3. Cue the jokes:

    Samsung CEO announces he was gay first and will be even more gay in the coming months. Demos new features that appear gay, but provide no real functionality.

    Microsoft CEO announces plan to achieve partial gayness by Q3 2015.

    Walmart CEO leads a consortium of merchants with alternative gay option to Apple Gay.

    Analysts predict slow, but steady gains, with eventual universal acceptance of Apple Gay. World becomes a better place.

  4. Hard to believe in this day and age people give a rat’s ass for someone’s sexual orientation, who’s only “crime” is being true to themselves. Friends of mine who are gay are wonderful people. (When I was young I found it a bit threatening, now I could care less.) Some of them didn’t realize they were gay until late in life. (But the clues were all there and they seemed to be the last to know.)

    I knew a family nearby in Seattle growing up where nearly all the siblings turned out gay, which convinced me of a genetic predisposition connection to being gay.

    Personally I feel many gays make inestimable contributions to society as a result of being gay. Tim Cook merely being the tip of the iceberg. It shouldn’t be considered courageous or even necessary to make such declarations anymore. Straights don’t have to.

    1. Generally, people who have gone through their life battling some sort of disadvantage (be it a disability, race, sexual orientation, or any other quality that majority of society has historically discriminated against) tend to go in one of two directions: they either spiral into darkness, succumbing to the pressure of the discrimination and falling into depression, drug addiction, crime or other social afflictions, or they use the discrimination as a driver for anger that fuels the motivation to improve themselves. Coupled with the reality that even in the most developed societies, the members of a discriminated minority usually must prove themselves well above average for the society in order to be accepted and respected, it shouldn’t be surprising that gays often appear in higher percentage among major achievers, especially in some fields. Think of Tuskeegee airmen (WWII), Thurgud Marshall, Jackie Robinson… Gays may have not had same level of challenges (since they can easily hide it), but nonetheless, they were certainly not playing with the same odds.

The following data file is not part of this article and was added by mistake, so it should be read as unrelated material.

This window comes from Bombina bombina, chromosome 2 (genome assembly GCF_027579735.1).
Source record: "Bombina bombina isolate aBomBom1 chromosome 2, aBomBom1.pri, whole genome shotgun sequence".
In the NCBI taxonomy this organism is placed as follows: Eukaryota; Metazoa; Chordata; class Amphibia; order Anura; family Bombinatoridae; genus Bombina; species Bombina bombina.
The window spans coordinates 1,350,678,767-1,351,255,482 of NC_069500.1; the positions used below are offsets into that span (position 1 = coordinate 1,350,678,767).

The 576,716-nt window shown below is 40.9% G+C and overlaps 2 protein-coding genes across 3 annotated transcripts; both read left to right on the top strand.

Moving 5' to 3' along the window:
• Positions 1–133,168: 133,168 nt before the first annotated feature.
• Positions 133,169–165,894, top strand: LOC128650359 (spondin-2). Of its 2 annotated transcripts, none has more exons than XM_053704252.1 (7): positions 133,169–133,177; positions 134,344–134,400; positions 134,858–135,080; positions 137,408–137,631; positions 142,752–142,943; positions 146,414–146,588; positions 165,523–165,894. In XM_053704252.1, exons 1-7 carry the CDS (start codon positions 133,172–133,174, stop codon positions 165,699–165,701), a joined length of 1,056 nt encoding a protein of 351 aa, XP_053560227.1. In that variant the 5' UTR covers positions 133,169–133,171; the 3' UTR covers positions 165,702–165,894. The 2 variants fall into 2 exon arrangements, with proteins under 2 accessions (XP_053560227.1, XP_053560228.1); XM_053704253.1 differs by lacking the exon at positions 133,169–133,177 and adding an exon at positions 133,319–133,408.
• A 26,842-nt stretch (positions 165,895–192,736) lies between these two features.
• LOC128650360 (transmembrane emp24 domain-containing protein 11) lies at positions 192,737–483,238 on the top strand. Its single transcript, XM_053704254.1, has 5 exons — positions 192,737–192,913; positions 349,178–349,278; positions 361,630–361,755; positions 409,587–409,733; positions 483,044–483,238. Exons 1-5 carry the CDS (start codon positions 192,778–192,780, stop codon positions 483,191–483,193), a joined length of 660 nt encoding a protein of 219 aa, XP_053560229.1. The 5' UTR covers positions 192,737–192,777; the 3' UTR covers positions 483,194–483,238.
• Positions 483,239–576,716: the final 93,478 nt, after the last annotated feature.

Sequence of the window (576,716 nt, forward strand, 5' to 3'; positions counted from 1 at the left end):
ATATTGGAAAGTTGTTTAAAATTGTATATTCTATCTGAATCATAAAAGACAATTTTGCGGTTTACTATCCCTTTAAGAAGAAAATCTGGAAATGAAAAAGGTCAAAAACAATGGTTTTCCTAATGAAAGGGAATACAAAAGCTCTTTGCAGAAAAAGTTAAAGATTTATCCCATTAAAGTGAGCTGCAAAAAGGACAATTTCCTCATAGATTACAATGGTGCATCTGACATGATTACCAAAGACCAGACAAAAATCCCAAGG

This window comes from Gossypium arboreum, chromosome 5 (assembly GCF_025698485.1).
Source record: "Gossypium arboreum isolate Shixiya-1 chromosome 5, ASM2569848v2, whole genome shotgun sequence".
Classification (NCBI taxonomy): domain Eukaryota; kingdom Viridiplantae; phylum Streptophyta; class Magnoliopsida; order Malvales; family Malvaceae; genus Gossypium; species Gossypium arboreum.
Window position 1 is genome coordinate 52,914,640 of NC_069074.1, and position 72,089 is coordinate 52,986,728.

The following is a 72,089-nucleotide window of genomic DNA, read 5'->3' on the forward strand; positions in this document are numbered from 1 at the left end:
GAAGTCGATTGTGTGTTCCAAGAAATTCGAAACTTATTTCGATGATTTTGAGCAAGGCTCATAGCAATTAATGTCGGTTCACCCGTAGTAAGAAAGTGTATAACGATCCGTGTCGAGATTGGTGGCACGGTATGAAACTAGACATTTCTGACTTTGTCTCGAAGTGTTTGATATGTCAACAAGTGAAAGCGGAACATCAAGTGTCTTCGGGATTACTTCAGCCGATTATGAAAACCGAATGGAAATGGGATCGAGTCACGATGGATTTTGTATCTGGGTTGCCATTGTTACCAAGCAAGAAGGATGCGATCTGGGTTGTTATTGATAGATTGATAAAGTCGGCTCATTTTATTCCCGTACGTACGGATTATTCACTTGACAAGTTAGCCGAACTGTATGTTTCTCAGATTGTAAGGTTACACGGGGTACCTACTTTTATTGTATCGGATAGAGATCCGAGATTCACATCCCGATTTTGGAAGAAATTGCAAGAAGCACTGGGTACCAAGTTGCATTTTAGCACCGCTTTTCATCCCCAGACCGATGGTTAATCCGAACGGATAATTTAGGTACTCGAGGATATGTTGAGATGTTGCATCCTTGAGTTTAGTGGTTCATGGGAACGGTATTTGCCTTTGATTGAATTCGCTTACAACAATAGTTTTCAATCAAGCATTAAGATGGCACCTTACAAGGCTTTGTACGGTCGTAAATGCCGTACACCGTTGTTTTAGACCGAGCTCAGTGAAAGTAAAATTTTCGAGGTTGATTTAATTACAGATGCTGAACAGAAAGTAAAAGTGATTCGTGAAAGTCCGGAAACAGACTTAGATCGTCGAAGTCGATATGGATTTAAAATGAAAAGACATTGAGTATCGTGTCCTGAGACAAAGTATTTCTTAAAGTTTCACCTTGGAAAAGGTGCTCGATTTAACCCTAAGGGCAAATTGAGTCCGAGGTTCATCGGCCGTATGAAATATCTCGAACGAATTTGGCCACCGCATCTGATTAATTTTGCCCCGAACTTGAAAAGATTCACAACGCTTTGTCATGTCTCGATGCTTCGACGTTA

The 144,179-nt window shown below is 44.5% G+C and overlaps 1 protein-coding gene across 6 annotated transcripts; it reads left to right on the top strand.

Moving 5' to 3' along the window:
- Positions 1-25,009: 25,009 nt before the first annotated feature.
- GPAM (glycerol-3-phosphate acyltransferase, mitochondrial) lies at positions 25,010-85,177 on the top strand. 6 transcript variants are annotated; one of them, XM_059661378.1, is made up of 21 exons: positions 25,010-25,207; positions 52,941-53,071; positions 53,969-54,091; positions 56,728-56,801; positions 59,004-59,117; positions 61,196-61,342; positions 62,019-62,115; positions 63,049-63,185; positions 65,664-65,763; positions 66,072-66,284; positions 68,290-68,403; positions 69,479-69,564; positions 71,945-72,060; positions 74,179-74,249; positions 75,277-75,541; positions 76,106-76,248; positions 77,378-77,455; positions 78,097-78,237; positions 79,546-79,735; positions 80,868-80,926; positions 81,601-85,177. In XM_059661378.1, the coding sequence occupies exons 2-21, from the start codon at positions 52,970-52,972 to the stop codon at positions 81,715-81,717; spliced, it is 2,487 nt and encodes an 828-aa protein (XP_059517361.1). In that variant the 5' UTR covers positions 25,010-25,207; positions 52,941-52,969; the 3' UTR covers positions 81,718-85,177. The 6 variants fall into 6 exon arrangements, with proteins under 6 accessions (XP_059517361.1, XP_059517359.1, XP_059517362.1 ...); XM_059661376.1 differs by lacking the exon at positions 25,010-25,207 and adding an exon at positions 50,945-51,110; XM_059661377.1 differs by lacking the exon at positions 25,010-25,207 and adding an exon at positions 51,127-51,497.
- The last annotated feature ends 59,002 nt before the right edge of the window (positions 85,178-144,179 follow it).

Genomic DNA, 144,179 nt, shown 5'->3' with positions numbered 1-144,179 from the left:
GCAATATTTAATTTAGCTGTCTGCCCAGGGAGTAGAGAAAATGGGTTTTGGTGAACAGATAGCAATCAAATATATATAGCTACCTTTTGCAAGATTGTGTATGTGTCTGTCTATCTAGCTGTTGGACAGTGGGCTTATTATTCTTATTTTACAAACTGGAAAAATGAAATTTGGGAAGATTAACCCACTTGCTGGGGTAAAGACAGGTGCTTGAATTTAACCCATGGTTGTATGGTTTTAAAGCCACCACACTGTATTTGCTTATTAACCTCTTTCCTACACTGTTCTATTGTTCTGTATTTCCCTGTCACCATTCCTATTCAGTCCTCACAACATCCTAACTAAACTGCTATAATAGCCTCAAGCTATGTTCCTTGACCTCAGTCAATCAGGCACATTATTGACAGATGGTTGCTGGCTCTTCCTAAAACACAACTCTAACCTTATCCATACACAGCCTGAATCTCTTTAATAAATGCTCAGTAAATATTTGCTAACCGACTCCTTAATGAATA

2. Just because they are wonderful people doesn’t mean their experience is enough to change your views on homosexuality being genetic.

      People are not born that way – science has known this for decades. It is not passed on and is only present in 38% of twins of this who claim it. These figures show clearly that one is not born a homosexual. Don’t buy into things so easily!

      1. With all due respect I totally disagree. I “buy” into things that have proven themselves over time. I “buy” into such phenomenon as when a family with 3 brothers and one sister all turn out to be gay but one brother. There’s no way in hell one is conditioned or “learns” to be gay anymore than one can unlearn sexual preference. Therefore there must be a genetic or perhaps environmental component to it. Whether or not a “gay gene” exists is not conclusive but there seems to be increasing evidence of something going on in the genetic pool.

  5. Well – no one cared if Cook was gay or not. For years he handled his personal life perfectly to the media with the rumors.

    Now Cook has made Apple about him, his sexuality and politics – not Apple products. And Cook writing in his letter “I’m not an activist…” when his letter clearly makes him an activist now.

    Stupid move IMO. No one cared – and now people that didn’t will.

    Apple is truly tim Cook’s Apple now.

    1. No one cared — unless they were also gay.

      You may dislike his decision as much as you wish, but without any exaggeration, his move has certainly prevented some from committing suicide. Being gay in America isn’t easy. If you are a teenager, and gay, you are the most favourite target of local bullies, without a doubt. Without positive role models such as Cook, life of those bullied teenagers looks like an endless stream of harassment, with no chance of ever achieving anything meaningful (when there are so few positive role models in the gay community). With a simple message, Cook has given hope to those teen gays that it is possible for them to become a CEO of a Fortune 500 company. If Cook could do it, they could too.

    2. Tim didn’t annonce he was gay because he was worried about his position at Apple, he is concerned about people who are often discriminated against and who are not as successful, or even successful at all.

Reader Feedback

This site uses Akismet to reduce spam. Learn how your comment data is processed.